Day of the twister:A tornado devastated scores of homes...

Newswatch ... on last week in review

October 22, 1990

Day of the twister:

A tornado devastated scores of homes Thursday afternoon in the Reisterstown area, causing damage estimated in millions of dollars. Hospital officials said seven people were treated for chest pains or storm injuries.

State officials said the twister caused property damage between $9.5 million and $10 million. As many as 170 homes and 500 people were affected. Baltimore County police said 59 people were displaced by the storm, and as many as 60 others were hurt, none seriously. Iraq said Friday it would ration gasoline and lubricating oil beginning tomorrow as a result of the U.N. trade blockade. It was the first clear sign that the U.N. embargo, imposed four days after Iraq conquered Kuwait, was starting to hit the economy.

* The United States pressed last week for swift passage of a new U.N. resolution condemning Iraq's human rights violations in Kuwait and demanding the release of all hostages held by Baghdad.

* Saudi authorities are blocking the shipment of commercial goods to Jordan, apparently in an attempt to pressure Amman into pulling back from supporting Iraq, shipping agents and officials in Amman said Thursday.

* Tehran Radio said Iran and Iraq would resume a prisoner-of-war exchange this week, and Iran officially reopened its Baghdad embassy Saturday.

* The five permanent U.N. Security Council members reached agreement Wednesday on a resolution that would require Iraq to pay for damages stemming from its invasion of Kuwait.

A trying time:

A flood of drug cases combined with tight budget restraints threatens to cripple Baltimore's court system, says Judge Joseph H.H. Kaplan, the administrative judge of the Baltimore Circuit Court. He warned last Monday that to survive under the city's proposed $6.3 million budget appropriation, the court would have to stop paying jurors and eliminate its community services division, eliminate juvenile court masters or get rid of the court's medical services division.

Tribble pleads guilty:

Brian Lee Tribble, 28, who gained notoriety in 1986 when he was implicated in the cocaine-induced death of University of Maryland basketball star Len Bias, pleaded guilty Thursday in U.S. District Court in Baltimore to an unrelated charge of cocaine conspiracy.

In a plea bargain, Tribble agreed to a no-parole prison term of 10 years and one month, plus a five-year term of supervised release afterward.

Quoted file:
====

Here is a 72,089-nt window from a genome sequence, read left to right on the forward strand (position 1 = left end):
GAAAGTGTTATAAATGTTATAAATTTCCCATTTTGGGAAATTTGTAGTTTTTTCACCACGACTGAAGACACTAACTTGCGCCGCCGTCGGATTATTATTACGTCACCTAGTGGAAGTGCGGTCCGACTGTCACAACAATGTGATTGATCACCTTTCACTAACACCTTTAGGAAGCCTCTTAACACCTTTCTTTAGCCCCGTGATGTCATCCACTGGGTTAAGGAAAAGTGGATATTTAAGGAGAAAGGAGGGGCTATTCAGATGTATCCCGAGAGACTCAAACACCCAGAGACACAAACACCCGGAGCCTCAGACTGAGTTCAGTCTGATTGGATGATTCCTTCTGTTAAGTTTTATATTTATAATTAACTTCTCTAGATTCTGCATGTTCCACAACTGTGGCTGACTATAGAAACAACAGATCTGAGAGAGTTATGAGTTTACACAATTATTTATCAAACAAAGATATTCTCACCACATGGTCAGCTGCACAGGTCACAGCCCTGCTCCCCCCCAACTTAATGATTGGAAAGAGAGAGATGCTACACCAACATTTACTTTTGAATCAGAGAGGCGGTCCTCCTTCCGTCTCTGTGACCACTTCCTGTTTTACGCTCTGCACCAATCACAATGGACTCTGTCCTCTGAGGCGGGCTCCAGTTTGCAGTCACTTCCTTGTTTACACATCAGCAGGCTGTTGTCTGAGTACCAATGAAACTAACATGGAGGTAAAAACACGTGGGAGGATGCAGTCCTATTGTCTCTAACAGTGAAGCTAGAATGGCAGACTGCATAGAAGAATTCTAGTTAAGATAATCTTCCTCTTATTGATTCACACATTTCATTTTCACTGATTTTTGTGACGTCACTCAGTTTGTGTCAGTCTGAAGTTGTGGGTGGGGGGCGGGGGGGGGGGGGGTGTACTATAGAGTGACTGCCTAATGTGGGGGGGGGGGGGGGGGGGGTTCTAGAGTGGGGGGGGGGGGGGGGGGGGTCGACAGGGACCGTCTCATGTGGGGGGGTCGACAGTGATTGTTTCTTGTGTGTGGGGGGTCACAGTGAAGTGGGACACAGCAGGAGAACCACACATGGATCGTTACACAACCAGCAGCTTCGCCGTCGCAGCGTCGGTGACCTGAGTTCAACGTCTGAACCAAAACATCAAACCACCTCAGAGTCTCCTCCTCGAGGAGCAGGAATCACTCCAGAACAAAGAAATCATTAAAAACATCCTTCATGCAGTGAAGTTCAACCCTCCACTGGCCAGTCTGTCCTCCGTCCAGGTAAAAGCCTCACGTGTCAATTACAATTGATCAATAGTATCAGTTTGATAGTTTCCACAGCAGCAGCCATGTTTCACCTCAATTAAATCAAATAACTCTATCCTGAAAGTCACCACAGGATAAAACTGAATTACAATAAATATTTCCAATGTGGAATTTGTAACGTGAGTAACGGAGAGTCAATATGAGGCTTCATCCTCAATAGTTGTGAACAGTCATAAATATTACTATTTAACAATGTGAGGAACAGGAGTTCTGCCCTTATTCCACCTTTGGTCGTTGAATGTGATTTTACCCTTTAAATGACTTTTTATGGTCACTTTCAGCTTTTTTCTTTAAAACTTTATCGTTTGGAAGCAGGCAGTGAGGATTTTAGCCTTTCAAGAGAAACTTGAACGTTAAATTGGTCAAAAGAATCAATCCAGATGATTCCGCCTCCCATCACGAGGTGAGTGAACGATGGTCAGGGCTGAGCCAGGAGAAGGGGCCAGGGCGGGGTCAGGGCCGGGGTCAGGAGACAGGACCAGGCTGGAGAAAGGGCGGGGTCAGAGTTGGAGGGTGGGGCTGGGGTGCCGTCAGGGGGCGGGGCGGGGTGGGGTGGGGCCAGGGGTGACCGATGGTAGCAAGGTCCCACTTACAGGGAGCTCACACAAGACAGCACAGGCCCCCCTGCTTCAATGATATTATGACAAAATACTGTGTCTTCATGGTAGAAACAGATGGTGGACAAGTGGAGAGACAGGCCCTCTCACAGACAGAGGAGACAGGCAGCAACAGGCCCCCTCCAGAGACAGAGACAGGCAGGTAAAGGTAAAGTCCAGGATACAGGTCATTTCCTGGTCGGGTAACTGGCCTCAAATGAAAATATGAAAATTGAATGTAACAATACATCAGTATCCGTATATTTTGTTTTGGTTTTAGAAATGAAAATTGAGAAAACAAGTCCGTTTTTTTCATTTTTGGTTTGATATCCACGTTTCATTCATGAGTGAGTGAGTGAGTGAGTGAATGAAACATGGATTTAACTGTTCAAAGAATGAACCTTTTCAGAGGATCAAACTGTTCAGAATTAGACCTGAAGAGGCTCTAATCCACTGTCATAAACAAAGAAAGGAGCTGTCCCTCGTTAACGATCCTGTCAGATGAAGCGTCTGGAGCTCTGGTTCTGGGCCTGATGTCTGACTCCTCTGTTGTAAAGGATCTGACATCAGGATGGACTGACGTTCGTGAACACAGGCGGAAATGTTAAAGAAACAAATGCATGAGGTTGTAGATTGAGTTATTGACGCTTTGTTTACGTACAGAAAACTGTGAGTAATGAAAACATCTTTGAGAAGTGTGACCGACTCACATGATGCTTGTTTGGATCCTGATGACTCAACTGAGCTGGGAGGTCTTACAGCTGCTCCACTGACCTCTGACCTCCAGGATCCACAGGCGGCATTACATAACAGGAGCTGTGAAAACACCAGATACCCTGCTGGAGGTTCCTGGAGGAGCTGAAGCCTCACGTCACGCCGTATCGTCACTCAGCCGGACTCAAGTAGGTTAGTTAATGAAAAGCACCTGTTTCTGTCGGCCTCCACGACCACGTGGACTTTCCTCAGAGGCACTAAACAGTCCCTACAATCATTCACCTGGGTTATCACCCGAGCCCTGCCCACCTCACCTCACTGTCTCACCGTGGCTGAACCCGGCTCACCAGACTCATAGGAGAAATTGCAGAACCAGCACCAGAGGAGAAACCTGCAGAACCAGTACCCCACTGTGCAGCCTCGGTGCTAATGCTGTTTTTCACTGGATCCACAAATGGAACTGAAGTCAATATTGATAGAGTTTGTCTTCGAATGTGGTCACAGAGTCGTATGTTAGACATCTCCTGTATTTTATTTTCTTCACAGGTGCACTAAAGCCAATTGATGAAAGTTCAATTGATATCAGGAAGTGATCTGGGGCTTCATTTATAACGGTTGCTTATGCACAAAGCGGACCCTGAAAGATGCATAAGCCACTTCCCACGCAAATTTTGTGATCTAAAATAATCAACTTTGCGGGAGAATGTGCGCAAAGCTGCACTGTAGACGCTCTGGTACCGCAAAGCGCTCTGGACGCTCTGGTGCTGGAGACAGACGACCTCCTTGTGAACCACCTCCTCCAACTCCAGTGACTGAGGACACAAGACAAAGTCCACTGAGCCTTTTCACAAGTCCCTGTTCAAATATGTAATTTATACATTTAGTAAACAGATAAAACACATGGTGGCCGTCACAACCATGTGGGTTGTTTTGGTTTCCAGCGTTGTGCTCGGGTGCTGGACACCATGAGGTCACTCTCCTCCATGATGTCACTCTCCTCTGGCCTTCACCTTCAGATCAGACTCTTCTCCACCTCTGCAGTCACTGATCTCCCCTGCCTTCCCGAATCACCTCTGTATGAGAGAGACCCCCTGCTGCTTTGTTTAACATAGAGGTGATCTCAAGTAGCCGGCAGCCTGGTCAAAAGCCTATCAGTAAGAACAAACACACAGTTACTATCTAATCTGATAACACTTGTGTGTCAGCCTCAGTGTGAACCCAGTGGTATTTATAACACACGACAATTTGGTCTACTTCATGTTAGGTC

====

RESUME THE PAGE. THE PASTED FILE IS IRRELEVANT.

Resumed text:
Hunter acquitted in slaying:

A hunter was found not guilty Wednesday in Bangor, Maine, of manslaughter charges in the death of a woman he shot and killed when he mistook her for a deer.

Donald Rogerson, a supermarket produce manager, was charged in the Nov. 15, 1988, death of Karen Wood, 37, the mother of twin 1-year-old girls. She was shot once in the chest as she stood about 130 feet behind her home in Hermon, a Bangor suburb.

Rogerson, 47, testified Tuesday that he saw a deer in the scope of his rifle and fired twice before discovering he had shot and killed Wood.

Peace Prize to Gorbachev:

Soviet President Mikhail S. Gorbachev, 59, won the 1990 Nobel Peace Prize last Monday for his decisive role in the dramatic rapprochement between East and West -- leadership that helped end the Cold War, free the East bloc and slow the arms race.

In giving Gorbachev the $700,000 prize, the Norwegian Nobel Committee also cited him for allowing greater openness in his homeland.

Other Nobel Prizes announced last week:

* Physics to Jerome I. Friedman, 60, of Chicago, and Henry W. Kendall, 63, of Boston, both professors at the Massachusetts Institute of Technology, and Canadian Richard E. Taylor, 60, a professor at Stanford University, for finding the first evidence of quarks, now believed to be basic building blocks of matter.

* Chemistry to Elias James Corey, 62, a professor at Harvard University and a native of Methuen, Mass., for "his development of the theory and methodology of organic synthesis."

* Economics to Harry Markowitz, 63, of the City University of New York; Merton Miller, 67, of the University of Chicago; William Sharpe, 56, of Stanford University; for their pioneering work in financial economics and corporate finance. Leonard Bernstein, an exuberant conductor, a versatile composer and the man who more than anyone brought American music to the world, died Oct. 14 at age 72 at his home in New York City of cardiac arrest caused by lung failure. . . . The Cincinnati Reds won the World Series Saturday, defeating the Oakland Athletics four games to none.

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